The Food and Drug Administration (FDA) Drug Approval process is long and involved. The public (as well as the president) knows that. On Wednesday, the president signed into law the “Right to Try” bill – allowing patients with life-threatening diseases to access experimental drugs. Patients who have lost hope and exhausted all options will now be able to receive treatments that have gone through Phase 1 approval.
This sounds like a great idea on the surface, right? Patients will have another option when they feel like they have tried everything. Loved ones may be able to squeeze a few more months or years out of life. Remaining days could have reduced suffering and better quality. That all sounds amazing! But before you sign up for a “right to try” make sure you read below.
The FDA drug approval process consists of 3 phases of clinical studies:
Phase 1: Clinical studies involve only 20-100 people and last only a few months. The purpose of these studies is to evaluate safety and proper dosage. 70% of drugs make it past this phase.
Phase 2: Clinical studies involve several hundred people and last up to 2 years. The purpose of these studies is to evaluate efficacy and side effects. Only 33% of drugs make it past this phase.
Phase 3: Clinical studies involve up to 3000 people and last up to 4 years. The purpose of these studies is to further evaluate efficacy and side effects. Only 25-30% of drugs make it past this phase. Also, according to the FDA’s website, “Phase 3 studies provide most of the safety data. In previous studies, it is possible that less common side effects might have gone undetected. Because these studies are larger and longer in duration, the results are more likely to show long-term or rare side effects”.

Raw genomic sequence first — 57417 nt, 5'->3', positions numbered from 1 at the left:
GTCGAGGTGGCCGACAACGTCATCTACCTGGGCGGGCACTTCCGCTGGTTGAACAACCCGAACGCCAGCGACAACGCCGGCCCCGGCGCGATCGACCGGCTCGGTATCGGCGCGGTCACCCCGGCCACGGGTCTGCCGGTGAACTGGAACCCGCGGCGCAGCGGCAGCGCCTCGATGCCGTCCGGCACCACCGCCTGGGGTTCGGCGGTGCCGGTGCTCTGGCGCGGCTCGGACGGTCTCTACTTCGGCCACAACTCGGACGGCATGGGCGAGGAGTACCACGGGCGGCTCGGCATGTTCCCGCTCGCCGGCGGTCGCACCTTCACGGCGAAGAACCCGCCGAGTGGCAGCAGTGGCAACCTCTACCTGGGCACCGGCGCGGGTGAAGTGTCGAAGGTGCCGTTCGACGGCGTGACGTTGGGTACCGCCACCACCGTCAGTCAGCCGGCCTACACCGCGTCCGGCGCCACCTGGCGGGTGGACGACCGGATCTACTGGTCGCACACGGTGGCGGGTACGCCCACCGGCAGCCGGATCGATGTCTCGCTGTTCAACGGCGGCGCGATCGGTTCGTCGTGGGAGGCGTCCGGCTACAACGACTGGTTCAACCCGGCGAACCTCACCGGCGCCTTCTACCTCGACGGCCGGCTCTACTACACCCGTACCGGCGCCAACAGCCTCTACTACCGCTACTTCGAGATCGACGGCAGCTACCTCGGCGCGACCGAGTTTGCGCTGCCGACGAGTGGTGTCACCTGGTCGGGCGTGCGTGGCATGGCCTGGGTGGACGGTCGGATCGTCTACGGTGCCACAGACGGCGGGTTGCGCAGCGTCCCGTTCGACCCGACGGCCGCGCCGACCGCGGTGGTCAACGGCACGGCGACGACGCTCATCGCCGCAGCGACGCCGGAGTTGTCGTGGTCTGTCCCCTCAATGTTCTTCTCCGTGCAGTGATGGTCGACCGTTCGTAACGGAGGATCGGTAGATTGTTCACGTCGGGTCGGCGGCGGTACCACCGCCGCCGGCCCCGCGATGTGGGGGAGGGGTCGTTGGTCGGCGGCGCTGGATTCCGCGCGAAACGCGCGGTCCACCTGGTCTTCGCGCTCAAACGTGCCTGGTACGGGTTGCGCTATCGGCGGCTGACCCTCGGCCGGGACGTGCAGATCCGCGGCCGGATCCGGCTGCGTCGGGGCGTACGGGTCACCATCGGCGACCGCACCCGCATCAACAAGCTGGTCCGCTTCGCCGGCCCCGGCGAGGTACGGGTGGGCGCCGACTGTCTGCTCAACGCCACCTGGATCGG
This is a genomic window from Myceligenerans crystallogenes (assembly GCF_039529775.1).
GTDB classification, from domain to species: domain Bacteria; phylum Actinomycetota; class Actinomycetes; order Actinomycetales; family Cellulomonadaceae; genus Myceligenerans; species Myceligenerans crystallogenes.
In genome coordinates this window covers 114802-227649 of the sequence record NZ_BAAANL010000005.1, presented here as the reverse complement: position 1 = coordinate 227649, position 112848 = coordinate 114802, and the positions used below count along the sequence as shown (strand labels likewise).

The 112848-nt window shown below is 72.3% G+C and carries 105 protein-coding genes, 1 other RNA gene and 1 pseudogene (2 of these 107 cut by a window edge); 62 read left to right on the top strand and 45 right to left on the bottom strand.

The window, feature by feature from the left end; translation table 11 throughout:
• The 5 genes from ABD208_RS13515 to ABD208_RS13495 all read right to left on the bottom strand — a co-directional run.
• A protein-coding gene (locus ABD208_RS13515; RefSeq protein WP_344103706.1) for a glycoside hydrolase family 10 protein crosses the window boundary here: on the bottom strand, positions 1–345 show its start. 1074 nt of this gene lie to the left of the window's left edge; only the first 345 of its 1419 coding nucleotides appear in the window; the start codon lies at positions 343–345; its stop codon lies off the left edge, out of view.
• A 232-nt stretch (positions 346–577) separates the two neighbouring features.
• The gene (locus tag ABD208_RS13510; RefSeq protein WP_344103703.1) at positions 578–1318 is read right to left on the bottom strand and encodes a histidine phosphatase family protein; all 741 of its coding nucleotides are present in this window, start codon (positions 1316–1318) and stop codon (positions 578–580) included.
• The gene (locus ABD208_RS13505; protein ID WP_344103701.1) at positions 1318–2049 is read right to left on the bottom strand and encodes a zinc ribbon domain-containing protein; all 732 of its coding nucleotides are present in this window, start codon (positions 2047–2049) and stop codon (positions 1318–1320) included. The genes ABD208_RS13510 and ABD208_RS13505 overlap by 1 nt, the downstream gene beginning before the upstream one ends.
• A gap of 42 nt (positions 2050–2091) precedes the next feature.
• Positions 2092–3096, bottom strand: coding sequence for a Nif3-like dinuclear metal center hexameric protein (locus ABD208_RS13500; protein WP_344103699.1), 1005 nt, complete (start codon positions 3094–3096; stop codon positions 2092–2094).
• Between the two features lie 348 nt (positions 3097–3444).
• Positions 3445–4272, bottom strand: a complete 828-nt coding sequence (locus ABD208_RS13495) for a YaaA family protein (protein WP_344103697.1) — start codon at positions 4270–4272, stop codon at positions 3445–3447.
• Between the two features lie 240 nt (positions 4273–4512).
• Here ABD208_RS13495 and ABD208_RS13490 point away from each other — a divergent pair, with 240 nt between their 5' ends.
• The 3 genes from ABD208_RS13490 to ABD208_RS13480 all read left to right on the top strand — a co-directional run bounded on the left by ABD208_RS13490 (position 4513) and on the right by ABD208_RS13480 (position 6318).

Based on this information I would argue that Phases 2 and 3 are the most critical phases of clinical trials. Of the 70% of drugs that get approved through Phase 1, only 10% go to market. Does this give you confidence in a drug that has only passed Phase 1 trials? For me…NO.
Back in April, we found out that a drug called Nuplazid (used to treat Parkinson’s disease) was reported in 700 deaths. This drug had gone through an expedited approval process after family members of patients with Parkinson’s pleaded with the FDA for help. The drug went through 3 unsuccessful clinical studies and was approved as a “breakthrough therapy” based on a single 6-week study of only 199 people (half were given the drug and half were given placebo). 10% of patients experienced serious adverse events. Death was not one of them.
The purpose of this blog post is not to deter anyone from enrolling in a Right to Try program. I personally believe that this is a viable option for families when all hope is lost. Right to try gives people access to experimental drugs who are more than likely too sick to get accepted for enrollment in clinical trials. However, I firmly believe in giving the general public the FULL STORY. It is important to know that if you take experimental drugs, that there are risks – sometimes very significant ones.
If you are interested in enrolling in a Right to Try program or learning more, please visit www.righttotry.org. Anyone who is considering the program should review Phase 1 clinical data here and understand any serious adverse reactions that were observed during the trial for the drug of interest.
Do your research. Make informed decisions. And as always…